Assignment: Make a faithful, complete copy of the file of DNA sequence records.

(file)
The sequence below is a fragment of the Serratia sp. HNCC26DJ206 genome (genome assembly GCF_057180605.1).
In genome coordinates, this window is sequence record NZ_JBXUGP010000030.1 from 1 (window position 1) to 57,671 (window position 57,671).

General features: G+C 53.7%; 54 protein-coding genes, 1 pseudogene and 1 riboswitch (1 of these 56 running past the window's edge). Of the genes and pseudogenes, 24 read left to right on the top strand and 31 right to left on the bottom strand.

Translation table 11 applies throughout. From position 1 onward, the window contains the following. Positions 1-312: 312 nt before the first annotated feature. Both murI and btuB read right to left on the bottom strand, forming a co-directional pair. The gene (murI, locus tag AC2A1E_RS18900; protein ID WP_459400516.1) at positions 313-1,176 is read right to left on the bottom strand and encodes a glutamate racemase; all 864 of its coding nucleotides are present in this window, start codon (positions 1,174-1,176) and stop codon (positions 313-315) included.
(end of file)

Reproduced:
The sequence below is a fragment of the Serratia sp. HNCC26DJ206 genome (genome assembly GCF_057180605.1).
In genome coordinates, this window is sequence record NZ_JBXUGP010000030.1 from 1 (window position 1) to 57,671 (window position 57,671).

General features: G+C 53.7%; 54 protein-coding genes, 1 pseudogene and 1 riboswitch (1 of these 56 running past the window's edge). Of the genes and pseudogenes, 24 read left to right on the top strand and 31 right to left on the bottom strand.

Translation table 11 applies throughout. From position 1 onward, the window contains the following. Positions 1-312: 312 nt before the first annotated feature. Both murI and btuB read right to left on the bottom strand, forming a co-directional pair. The gene (murI, locus tag AC2A1E_RS18900; protein ID WP_459400516.1) at positions 313-1,176 is read right to left on the bottom strand and encodes a glutamate racemase; all 864 of its coding nucleotides are present in this window, start codon (positions 1,174-1,176) and stop codon (positions 313-315) included.